7. Officer A considered relevant case law, and records provided by Mr Z and the club. She considered the Council’s enforcement policy and discussed the case with her manager. They decided to give the club a written warning that it must monitor the manager’s working hours in future. Officer A told Mr Z.
  8. Mr Z complained officer A had turned him away when he first reported the matter. He was unhappy Officer A did not interview him or let him comment on the club’s evidence. He disagreed with officer A’s interpretation of working hours and her decision a written warning was appropriate.
  9. The Council’s head of service, officer B replied to Mr Z at stage 1 of the Council’s complaint procedure. He apologised for officer A’s misunderstanding about who could investigate the matter. Officer B told Mr Z it did not formally interview complainants and considered he had the opportunity to put his views to officer A. Officer B said officer A had no reason to disbelieve the club which provided historic written records, and that she had considered the records from Mr Z and the club. Officer B said Mr Z’s records were not enough to show he had worked continuously for four months as he had said. He said officer A’s decision followed the Council’s enforcement policy.
  10. Mr Z said the club had agreed in writing he had worked for 66 hours per week. He said the club made him live next door so he could be on call rather than at his home 300 yards away. He said his health had been affected by the hours he worked and the poor condition of the flat which he had also reported to the Council. He said officer A had told him the Council had to look carefully at how to spend its money when they discussed prosecuting the club.
  11. The complaints manager, officer C replied at stage 2 of the complaint procedure. He agreed officer B’s statement, that the club had acted immediately to resolve Mr Z’s report of over work, was questionable. Officer C considered the club had acted in a timely manner. Officer C told Mr Z officers had correctly advised him the Council was unlikely to be able to successfully prosecute the club as there was not enough evidence of the hours Mr Z worked. Officer C said he had spoken to officer A about what she had said to Mr Z about the costs to the Council of prosecuting the club. She recalled discussing the Council’s criteria for prosecution and denied talking about what this could cost the Council.
  12. Mr Z complained to the Ombudsman. He said the Council failed to comply with booklets it produced about health and safety. He said the Council had not considered his reports to another Council officer about the poor condition of the flat the club had provided for him. He said Mrs Z had witnessed what officer A had said about cost to the Council. He disagreed with the Council’s decision about the hours he had worked.

Analysis

  1. The Council did not have to follow booklets it produced for small businesses. It had to comply with its procedures. These give officers a basic flowchart which officer A followed by considering evidence from both sides, considering internal advice and telling both sides about her decision. The procedures do not require officer A to interview both sides in the same way. Officer B explained that is not the Council’s usual practice. The Council followed its process without fault.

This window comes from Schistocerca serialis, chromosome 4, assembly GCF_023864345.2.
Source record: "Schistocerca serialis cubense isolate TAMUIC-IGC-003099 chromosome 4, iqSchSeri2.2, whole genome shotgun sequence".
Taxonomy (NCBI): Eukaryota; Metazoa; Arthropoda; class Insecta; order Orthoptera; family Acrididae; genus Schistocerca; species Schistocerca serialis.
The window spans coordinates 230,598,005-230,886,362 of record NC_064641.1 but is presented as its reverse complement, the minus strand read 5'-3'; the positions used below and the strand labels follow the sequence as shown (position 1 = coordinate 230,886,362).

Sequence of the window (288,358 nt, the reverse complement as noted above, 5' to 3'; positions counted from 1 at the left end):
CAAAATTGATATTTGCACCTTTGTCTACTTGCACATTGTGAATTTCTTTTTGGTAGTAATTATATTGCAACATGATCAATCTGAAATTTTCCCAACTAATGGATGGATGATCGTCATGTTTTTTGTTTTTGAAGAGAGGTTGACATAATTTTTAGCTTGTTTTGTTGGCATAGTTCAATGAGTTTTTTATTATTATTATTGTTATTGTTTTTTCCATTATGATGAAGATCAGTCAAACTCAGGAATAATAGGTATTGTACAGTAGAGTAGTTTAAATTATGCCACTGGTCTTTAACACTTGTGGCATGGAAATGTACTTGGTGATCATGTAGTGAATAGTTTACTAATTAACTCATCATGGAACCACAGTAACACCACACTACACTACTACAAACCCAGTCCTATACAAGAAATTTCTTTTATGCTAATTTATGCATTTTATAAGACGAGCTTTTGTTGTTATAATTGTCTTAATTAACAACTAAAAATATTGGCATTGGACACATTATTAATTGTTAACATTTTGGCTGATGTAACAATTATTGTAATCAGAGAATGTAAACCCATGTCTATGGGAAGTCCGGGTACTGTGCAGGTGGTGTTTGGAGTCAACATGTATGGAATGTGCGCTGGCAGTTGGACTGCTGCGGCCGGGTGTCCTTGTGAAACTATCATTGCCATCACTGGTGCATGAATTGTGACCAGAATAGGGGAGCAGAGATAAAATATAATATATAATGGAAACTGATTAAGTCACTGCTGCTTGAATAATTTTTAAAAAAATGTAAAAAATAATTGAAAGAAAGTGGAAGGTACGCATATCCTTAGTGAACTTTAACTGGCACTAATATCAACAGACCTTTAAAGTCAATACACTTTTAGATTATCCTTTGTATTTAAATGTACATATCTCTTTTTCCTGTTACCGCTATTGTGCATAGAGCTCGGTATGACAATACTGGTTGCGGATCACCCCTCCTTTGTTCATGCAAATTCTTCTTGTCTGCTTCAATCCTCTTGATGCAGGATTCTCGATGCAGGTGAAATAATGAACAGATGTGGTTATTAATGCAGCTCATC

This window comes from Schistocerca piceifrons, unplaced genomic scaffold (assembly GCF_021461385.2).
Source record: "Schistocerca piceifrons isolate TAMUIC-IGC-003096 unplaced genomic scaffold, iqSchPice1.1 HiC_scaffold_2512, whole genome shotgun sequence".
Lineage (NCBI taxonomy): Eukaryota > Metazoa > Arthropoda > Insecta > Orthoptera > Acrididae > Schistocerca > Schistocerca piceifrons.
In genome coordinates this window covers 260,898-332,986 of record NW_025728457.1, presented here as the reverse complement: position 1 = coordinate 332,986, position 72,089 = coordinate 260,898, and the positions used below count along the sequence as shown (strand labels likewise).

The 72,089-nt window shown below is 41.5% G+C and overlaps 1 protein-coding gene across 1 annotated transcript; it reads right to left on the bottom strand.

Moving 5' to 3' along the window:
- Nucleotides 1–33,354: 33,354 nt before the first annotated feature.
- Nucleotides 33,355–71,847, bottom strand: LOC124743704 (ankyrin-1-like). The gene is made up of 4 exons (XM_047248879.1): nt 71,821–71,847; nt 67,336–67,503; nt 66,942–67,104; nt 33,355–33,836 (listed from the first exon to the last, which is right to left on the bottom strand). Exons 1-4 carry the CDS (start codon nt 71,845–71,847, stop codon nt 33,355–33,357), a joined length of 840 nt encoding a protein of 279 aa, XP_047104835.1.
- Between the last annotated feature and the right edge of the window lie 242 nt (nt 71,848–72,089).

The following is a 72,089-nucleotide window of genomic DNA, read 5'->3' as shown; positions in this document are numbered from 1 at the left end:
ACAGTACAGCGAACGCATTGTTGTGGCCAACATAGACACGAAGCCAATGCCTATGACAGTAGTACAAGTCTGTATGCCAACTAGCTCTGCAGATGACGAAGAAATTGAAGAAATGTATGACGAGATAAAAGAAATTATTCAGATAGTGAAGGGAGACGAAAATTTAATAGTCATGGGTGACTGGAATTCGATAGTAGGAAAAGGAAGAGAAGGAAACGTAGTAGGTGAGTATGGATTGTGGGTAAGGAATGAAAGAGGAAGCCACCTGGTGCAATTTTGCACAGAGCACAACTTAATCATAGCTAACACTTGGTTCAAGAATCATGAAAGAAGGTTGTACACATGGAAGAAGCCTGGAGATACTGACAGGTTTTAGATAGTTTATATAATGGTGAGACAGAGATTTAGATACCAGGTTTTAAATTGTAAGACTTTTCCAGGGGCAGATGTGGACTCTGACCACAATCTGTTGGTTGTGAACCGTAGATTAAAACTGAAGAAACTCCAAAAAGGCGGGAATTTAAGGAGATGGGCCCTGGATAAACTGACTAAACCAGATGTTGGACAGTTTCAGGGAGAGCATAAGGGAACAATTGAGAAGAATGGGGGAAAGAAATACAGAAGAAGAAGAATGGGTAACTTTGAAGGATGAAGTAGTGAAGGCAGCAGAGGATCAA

2. Officer A had to decide whether she had evidence that showed beyond reasonable doubt the club had wanted Mr Z to work more than 48 hours a week. She did not consider she had enough evidence for the Council to prosecute the club for requiring Mr Z to work those hours because:
  • Mr Z decided the hours he and others worked at the club, and
  • Although Mr Z produced some evidence of the on call hours he worked he had not provided a breakdown of duties he had undertaken to prove he was engaged in work at all times. (She considered Mr Z needed to show how he had worked while on call because she considered he was on call from his home rather than on call from his employer’s premises.)
  1. Although Mr Z referred to a document in which the club said Mr Z worked 66 hours a week, the club could have denied this if the Council had prosecuted it. Officer A was properly authorised to decide how to proceed. There is no evidence of fault in the way she considered the evidence about the hours Mr Z worked.
  2. Officer A found the club had not recorded employee hours as it had to do. The club had told her how it intended to achieve compliance in future. She decided it was proportionate to issue a written warning to the club. Officer A had discretion to decide the most appropriate enforcement action. She followed the Council’s policy in not issuing an improvement notice for this first reported breach of the Regulations. I find no fault with this for the reasons described in paragraph 3.
  3. Officer A denied referring to what it would cost the Council to prosecute. Mr Z says he and Mrs Z heard her do so. Officers must consider whether their decisions are in the public interest. This includes whether it is appropriate to take action that will need public funds. Officer C’s stage 2 response said officer A referred to the public interest test. I consider officer A probably made reference to the public interest test and that this could mean expenditure. But that is not fault as the cost and benefit the Council could achieve are appropriate considerations.
  4. Mr Z thinks the Council should have considered how the club handled his complaint about the condition of his flat when deciding whether to prosecute the club for the breach of working time regulations. The Council’s evidence shows Mr Z did not tell officer A about the flat. He did not raise the issue until his complaint to the Ombudsman. I consider even if Mr Z had told officer A about the flat it would not have altered her decision. The club had said it intended to fix the fan within a month and co-operated with the housing standards officer. The Council was not at fault as it considered the material information it had when it decided to issue a warning letter. The new information was unlikely to change the decision.
  5. The Council followed its complaint process without fault. Its letters addressed the points Mr Z made. The Council accepted its use of “immediate” was questionable at stage 1. It apologised for delay at stage 2.

Final decision

  1. I have completed my investigation and found the Council acted without fault in respect of the matters Mr Z complained about. I do not uphold the complaint.

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Investigator's decision on behalf of the Ombudsman